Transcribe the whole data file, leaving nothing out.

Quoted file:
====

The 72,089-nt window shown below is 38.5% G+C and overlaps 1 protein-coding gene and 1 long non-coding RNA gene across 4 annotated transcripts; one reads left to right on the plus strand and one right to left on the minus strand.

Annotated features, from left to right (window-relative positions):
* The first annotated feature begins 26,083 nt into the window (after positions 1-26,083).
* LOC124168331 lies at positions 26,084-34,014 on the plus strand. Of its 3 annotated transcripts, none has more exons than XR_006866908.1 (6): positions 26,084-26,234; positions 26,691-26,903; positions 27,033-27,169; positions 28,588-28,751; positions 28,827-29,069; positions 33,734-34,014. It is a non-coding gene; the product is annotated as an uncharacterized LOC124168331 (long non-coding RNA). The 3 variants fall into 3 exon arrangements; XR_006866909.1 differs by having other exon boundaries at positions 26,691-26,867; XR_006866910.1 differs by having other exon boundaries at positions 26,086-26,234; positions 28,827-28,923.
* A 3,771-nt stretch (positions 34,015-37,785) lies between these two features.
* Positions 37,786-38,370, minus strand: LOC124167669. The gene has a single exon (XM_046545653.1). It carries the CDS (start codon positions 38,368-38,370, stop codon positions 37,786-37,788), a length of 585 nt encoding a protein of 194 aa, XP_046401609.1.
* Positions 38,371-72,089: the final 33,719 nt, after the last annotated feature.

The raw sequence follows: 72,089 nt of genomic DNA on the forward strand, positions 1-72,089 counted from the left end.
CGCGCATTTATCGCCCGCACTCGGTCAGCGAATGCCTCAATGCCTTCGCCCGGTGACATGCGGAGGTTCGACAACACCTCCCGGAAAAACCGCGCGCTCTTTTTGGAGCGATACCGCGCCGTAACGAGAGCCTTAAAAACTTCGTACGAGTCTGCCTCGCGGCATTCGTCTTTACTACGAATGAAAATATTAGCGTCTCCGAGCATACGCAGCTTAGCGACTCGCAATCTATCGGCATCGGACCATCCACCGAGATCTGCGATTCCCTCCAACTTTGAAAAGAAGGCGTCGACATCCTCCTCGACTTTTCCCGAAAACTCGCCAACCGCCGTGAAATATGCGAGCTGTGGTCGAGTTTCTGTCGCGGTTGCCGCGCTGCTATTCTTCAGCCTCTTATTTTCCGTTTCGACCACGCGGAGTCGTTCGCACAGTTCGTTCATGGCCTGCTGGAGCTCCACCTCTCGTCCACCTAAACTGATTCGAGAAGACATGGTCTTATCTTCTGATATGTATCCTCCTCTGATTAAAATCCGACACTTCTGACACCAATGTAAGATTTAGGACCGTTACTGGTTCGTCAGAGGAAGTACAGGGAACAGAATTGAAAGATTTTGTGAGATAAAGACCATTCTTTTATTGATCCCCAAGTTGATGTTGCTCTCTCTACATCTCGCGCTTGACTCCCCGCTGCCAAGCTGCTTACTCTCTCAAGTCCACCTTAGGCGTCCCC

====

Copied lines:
The 72,089-nt window shown below is 38.5% G+C and overlaps 1 protein-coding gene and 1 long non-coding RNA gene across 4 annotated transcripts; one reads left to right on the plus strand and one right to left on the minus strand.

Annotated features, from left to right (window-relative positions):
* The first annotated feature begins 26,083 nt into the window (after positions 1-26,083).
* LOC124168331 lies at positions 26,084-34,014 on the plus strand. Of its 3 annotated transcripts, none has more exons than XR_006866908.1 (6): positions 26,084-26,234; positions 26,691-26,903; positions 27,033-27,169; positions 28,588-28,751; positions 28,827-29,069; positions 33,734-34,014. It is a non-coding gene; the product is annotated as an uncharacterized LOC124168331 (long non-coding RNA). The 3 variants fall into 3 exon arrangements; XR_006866909.1 differs by having other exon boundaries at positions 26,691-26,867; XR_006866910.1 differs by having other exon boundaries at positions 26,086-26,234; positions 28,827-28,923.
* A 3,771-nt stretch (positions 34,015-37,785) lies between these two features.
* Positions 37,786-38,370, minus strand: LOC124167669. The gene has a single exon (XM_046545653.1). It carries the CDS (start codon positions 38,368-38,370, stop codon positions 37,786-37,788), a length of 585 nt encoding a protein of 194 aa, XP_046401609.1.
* Positions 38,371-72,089: the final 33,719 nt, after the last annotated feature.

The raw sequence follows: 72,089 nt of genomic DNA on the forward strand, positions 1-72,089 counted from the left end.
CGCGCATTTATCGCCCGCACTCGGTCAGCGAATGCCTCAATGCCTTCGCCCGGTGACATGCGGAGGTTCGACAACACCTCCCGGAAAAACCGCGCGCTCTTTTTGGAGCGATACCGCGCCGTAACGAGAGCCTTAAAAACTTCGTACGAGTCTGCCTCGCGGCATTCGTCTTTACTACGAATGAAAATATTAGCGTCTCCGAGCATACGCAGCTTAGCGACTCGCAATCTATCGGCATCGGACCATCCACCGAGATCTGCGATTCCCTCCAACTTTGAAAAGAAGGCGTCGACATCCTCCTCGACTTTTCCCGAAAACTCGCCAACCGCCGTGAAATATGCGAGCTGTGGTCGAGTTTCTGTCGCGGTTGCCGCGCTGCTATTCTTCAGCCTCTTATTTTCCGTTTCGACCACGCGGAGTCGTTCGCACAGTTCGTTCATGGCCTGCTGGAGCTCCACCTCTCGTCCACCTAAACTGATTCGAGAAGACATGGTCTTATCTTCTGATATGTATCCTCCTCTGATTAAAATCCGACACTTCTGACACCAATGTAAGATTTAGGACCGTTACTGGTTCGTCAGAGGAAGTACAGGGAACAGAATTGAAAGATTTTGTGAGATAAAGACCATTCTTTTATTGATCCCCAAGTTGATGTTGCTCTCTCTACATCTCGCGCTTGACTCCCCGCTGCCAAGCTGCTTACTCTCTCAAGTCCACCTTAGGCGTCCCC